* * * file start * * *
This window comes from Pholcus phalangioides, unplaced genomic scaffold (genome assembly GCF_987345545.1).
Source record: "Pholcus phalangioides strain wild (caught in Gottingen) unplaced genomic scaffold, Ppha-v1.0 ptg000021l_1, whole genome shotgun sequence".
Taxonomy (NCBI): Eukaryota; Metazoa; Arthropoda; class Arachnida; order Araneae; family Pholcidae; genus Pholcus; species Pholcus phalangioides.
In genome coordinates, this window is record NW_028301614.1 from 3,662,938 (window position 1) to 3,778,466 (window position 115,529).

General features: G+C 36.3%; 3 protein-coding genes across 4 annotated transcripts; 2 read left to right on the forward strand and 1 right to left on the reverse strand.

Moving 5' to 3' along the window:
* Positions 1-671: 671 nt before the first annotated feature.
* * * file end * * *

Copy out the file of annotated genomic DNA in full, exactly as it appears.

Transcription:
This window comes from Pholcus phalangioides, unplaced genomic scaffold (genome assembly GCF_987345545.1).
Source record: "Pholcus phalangioides strain wild (caught in Gottingen) unplaced genomic scaffold, Ppha-v1.0 ptg000021l_1, whole genome shotgun sequence".
Taxonomy (NCBI): Eukaryota; Metazoa; Arthropoda; class Arachnida; order Araneae; family Pholcidae; genus Pholcus; species Pholcus phalangioides.
In genome coordinates, this window is record NW_028301614.1 from 3,662,938 (window position 1) to 3,778,466 (window position 115,529).

General features: G+C 36.3%; 3 protein-coding genes across 4 annotated transcripts; 2 read left to right on the forward strand and 1 right to left on the reverse strand.

Moving 5' to 3' along the window:
* Positions 1-671: 671 nt before the first annotated feature.